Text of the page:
Exciting 2023 for two top Welsh golfers
2023 is set to be a hugely exciting year for two of Wales’s best up-and-coming golfers after securing places on top European professional tours.
Abergele’s Lea-Anne Bramwell secured a place on the Ladies European Tour by holing a 20 foot putt on the last hole of qualifying, while Tenby’s Luke Harries got through to final qualifying to earn playing rights on the European Challenge Tour.
The two players had come up through the Wales Golf High Performance Programme and represented Wales, building the support networks to prepare them for the leap into the professional ranks.
Bramwell, aged 22, is a former Welsh Amateur champion while Harries, 23, is a former Welsh Open Youths champion.
“2023 is going to be a life-changing experience, I am excited for it to start now,” said Harries.
“My amateur career has been everything in terms of getting me here. The little things like how to prepare for tournaments, access to support staff, psychologist, strength and conditioning.
“Wales Golf do a very good job of putting good support around a player to develop every single part of being involved in golf.
“I have just been learning and trying to take everything on board, everything I have been told over the last 10 years.”
Bramwell is also looking to build on her time as an amateur to push for the highest level. “I won the Welsh Amateur and no-one can take that away from me, but personally I do not think I had a very good amateur career,” she said.
“I see there are a lot of really, really good amateurs who do not make it as a pro because it is different getting used to tour life, the travelling from country to country. Playing on the LET Access Series this year opened my eyes to everything.
Bramwell is preparing for an early start to her LET career in the New Year, saying, “It all starts in Kenya in February for me this year after getting through qualifying.
“It was my first year going to Q School so I had no expectations, which is the best way of approaching it for me.
“I had played on the LET Access Series all year, making every cut and picking up some top 10’s, so I knew I had playing rights there for next year and thought I could carry on developing.
“Learning how to cope with the travel and gain experience on the Access Tour, that was the plan I made along with my coach Paul Williams (who is also Wales Golf National Female Coach).
“I got through the to the third stage and was five over for my first round, 139th out of 150 competitors. I was trying to just go out there and have some fun because anything would be a bonus.
“Then I was five under for my second round, and played solidly in my last two rounds. I had some great help from Paul which helped me take it shot by shot.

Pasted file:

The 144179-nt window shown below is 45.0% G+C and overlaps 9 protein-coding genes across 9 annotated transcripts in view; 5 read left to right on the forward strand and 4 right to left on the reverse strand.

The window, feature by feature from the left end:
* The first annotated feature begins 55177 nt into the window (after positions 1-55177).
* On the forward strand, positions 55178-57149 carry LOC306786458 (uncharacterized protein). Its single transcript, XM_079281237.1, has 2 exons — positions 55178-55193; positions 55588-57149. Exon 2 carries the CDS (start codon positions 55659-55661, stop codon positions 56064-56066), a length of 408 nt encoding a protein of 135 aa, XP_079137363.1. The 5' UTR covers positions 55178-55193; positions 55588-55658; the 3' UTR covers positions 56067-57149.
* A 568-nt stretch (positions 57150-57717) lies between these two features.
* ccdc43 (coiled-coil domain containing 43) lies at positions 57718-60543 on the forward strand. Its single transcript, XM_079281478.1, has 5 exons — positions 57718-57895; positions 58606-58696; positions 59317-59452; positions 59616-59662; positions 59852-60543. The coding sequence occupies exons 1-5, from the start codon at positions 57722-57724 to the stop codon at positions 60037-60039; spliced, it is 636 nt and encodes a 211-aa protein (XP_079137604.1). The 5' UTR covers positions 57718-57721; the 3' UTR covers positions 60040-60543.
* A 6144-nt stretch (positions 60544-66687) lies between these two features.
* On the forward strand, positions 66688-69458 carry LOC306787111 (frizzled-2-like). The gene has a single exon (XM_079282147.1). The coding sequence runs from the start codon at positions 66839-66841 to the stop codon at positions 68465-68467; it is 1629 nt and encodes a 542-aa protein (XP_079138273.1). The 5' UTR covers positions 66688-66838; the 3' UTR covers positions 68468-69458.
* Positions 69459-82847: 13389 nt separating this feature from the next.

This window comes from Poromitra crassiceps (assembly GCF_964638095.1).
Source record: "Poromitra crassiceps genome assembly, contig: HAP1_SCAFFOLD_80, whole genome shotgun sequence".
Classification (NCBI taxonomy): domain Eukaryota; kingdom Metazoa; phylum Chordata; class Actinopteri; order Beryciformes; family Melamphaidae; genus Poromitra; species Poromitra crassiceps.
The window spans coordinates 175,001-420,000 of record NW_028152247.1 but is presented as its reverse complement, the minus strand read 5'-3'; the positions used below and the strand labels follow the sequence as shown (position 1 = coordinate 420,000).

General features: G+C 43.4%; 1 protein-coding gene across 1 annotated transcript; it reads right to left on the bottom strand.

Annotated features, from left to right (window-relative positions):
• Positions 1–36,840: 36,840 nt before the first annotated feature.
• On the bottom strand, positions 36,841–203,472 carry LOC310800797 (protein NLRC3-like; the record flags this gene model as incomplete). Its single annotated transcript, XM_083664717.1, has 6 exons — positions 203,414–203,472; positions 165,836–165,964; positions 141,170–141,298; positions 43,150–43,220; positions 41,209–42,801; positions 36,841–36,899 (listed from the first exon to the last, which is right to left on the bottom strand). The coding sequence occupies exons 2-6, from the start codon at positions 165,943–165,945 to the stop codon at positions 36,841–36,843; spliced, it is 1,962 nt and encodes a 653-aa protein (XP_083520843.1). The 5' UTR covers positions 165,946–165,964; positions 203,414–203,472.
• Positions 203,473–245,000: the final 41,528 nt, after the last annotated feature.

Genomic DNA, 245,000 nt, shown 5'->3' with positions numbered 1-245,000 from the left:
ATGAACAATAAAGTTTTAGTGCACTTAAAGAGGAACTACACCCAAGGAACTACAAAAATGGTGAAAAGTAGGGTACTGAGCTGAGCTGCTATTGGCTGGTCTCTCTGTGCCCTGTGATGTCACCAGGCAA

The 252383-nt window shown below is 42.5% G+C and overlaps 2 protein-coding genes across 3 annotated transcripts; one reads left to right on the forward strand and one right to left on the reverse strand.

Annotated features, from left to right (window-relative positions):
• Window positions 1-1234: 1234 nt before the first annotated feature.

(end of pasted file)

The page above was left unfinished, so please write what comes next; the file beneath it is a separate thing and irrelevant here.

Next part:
“There were scoreboards round the green on the last hole, I could see what score I was on and what I needed.
“I had a long, difficult bunker shot and thought I had missed getting my card. Then I had a 20 foot, downhill putt with two to three feet of borrow to get my card.
“After that went in, I was practically crying coming off that green, overwhelmed with the whole situation.”
That putt could be life changing for Bramwell with this year set to be the biggest and most lucrative in LET history.
Harries is one step away from the even more lucrative DP World Tour, but the Challenge Tour is the standard springboard to the top level of the men’s game in Europe.
“I went through all three stages of the DP World Tour qualifying school. I did not get a full tour card but did get a Challenge Tour card for next year, so that will be my main focus when it starts,” he said.
“It is pretty exciting to be looking forward to my first year as a pro and hopefully have the chance to work my way onto the full tour.
“Going through qualifying was interesting. I went as an amateur, with the Walker Cup coming up I wanted to keep my options open in case it did not work out.”
Harries went to Sweden for Stage One Qualifying the week after helping Wales to a top 10 finish in the Eisenhower Trophy, World Amateur Team Championships, winning through in Alicante before Final Qualifying in Barcelona.
“I had had a good summer, played a lot and learned a lot about my game,” he said. “My coach Neil Matthews (also Wales Golf Head of Coaching) is experienced with this kind of stuff, he knew when I was ready.
“I had the invite to play in Mauritius on the DP World Tour before Christmas so I it seemed a good time to turn pro when the opportunity came up.
“In amateur golf there are not too many spectators, cameras and microphones around, so it was a different environment, but I did not feel out of my depth.
“Deciding to forgo the chance of a Walker Cup place was a big thing, it was a hard discussion to turn pro now, but I had earned a good status on tour, was playing well and I could have gone to qualifying a year later and not done as well.
“It was always my goal and my dream to play professional golf and give myself the chance to get onto the main European tour.”